The archaeologists only realized in the second year of their excavations that they had found a fortified town from the Iron Age that perfectly fit the description of the Biblical town of Sha’arayim. The name in Hebrew means “two gates,” and the hollows in the modern wall, built on top of the ancient one, were precisely in the same place as the previous existence of two gates, which is quite a rarity for a relatively small town.

The geographical location of the town also fits right in line with the Biblical depiction of Sha’arayim, mentioned in the context of the aftermath of the battle between David and Goliath when the Philistines “fell on the way to Sha’arayim.” The town is also mentioned in the Book of Joshua as being situated near Socho and Azeka, two archaeological sites surrounding Khirbet Qeiyafa.

Other remarkable finds at the site include two inscriptions in the Canaanite script that are considered to be the earliest written attestation to date as to the use of the Hebrew language. A pottery shard contains the distinctly identifiable Hebrew words, “king,” “don’t do,” and “judge.”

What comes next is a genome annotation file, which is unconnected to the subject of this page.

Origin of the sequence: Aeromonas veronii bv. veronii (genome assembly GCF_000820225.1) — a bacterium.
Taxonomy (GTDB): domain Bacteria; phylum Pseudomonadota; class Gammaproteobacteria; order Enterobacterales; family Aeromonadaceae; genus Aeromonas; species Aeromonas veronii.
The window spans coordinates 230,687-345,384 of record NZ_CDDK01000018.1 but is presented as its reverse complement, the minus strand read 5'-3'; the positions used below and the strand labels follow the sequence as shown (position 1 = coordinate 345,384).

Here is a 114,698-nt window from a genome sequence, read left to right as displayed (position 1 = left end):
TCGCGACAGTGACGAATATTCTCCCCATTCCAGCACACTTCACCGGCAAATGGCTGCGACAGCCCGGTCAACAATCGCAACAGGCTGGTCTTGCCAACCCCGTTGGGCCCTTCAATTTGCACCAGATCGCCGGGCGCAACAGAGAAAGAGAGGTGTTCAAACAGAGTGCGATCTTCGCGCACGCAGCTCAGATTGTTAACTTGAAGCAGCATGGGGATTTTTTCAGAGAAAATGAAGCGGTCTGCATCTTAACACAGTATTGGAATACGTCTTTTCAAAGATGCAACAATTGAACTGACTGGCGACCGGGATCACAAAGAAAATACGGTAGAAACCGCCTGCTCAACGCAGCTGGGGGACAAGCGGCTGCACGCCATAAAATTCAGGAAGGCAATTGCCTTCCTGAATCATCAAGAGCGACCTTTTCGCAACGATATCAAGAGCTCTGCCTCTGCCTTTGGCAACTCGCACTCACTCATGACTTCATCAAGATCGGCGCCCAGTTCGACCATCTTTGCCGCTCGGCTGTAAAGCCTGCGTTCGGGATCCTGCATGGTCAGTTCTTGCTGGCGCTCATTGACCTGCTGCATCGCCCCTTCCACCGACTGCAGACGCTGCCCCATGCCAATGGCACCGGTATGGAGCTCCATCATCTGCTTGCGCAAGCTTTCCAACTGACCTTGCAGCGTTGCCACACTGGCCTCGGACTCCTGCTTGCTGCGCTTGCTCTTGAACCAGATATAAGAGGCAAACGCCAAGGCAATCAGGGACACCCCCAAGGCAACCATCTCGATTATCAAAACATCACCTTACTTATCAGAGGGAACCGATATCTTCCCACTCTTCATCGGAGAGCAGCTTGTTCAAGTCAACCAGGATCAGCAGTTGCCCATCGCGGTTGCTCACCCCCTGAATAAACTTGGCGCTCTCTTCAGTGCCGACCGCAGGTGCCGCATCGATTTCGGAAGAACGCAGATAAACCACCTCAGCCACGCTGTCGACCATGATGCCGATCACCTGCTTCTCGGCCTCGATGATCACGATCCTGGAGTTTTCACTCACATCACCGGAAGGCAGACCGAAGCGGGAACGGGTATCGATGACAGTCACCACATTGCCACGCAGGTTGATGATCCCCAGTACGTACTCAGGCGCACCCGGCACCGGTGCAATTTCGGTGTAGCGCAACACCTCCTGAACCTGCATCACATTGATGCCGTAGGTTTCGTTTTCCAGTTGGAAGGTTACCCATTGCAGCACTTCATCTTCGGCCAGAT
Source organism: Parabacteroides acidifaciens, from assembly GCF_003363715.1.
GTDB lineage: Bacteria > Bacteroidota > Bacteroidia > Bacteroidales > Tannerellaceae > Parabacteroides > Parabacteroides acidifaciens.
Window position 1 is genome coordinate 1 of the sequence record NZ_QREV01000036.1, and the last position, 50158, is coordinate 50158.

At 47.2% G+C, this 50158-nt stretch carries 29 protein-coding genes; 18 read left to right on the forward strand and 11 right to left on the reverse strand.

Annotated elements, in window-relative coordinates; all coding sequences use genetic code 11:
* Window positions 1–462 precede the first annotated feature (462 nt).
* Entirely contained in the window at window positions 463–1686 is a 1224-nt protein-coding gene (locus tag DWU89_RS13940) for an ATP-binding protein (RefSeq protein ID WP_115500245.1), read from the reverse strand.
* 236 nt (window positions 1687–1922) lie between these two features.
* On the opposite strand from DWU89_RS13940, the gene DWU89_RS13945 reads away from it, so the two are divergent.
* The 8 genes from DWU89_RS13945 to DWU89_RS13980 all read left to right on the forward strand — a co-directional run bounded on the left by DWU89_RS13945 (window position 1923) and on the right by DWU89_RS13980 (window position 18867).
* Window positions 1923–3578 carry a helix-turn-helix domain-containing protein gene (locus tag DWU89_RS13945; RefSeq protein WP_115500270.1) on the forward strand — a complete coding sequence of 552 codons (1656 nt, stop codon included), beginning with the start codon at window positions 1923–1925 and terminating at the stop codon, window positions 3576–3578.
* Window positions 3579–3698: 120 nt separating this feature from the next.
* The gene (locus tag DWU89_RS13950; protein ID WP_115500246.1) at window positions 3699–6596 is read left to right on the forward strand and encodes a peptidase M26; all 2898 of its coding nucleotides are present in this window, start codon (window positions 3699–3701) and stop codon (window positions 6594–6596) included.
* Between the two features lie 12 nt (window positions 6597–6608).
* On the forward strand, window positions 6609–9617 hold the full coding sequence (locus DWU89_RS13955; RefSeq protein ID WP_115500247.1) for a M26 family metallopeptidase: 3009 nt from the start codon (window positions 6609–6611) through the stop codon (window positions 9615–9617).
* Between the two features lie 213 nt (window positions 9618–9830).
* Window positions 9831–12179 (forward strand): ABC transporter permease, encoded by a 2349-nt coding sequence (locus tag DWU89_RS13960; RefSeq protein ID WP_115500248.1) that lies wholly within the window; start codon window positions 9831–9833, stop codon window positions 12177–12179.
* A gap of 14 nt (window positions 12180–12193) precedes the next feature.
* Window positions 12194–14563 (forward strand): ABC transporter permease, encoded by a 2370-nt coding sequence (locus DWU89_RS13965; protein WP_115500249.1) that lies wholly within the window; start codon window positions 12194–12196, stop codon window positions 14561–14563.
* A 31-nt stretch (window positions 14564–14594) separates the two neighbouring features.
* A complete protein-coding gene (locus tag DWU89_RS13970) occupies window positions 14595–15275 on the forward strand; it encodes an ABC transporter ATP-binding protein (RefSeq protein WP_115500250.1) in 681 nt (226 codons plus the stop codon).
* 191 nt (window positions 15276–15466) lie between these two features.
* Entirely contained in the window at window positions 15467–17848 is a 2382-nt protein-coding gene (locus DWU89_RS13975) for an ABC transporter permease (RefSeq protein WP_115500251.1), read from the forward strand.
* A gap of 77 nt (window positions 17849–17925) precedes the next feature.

The Bible Lands Museum exhibition, “In the Valley of David and Goliath” will feature the pottery shards as well as a clay model of a shrine found at the site and the huge stones used in the wall around the town. “Although I led the excavations, I myself was amazed to see the different pieces brought together in a way that allows visitors to get a clear picture of how the town looked and that gives them an opportunity to go back in history to the times of the kingdom of David,” Professor Garfinkel said.

TPS / Tazpit News Agency

Knesset Committee Approves $80 Million to Support New Immigrants

Monday, August 15th, 2016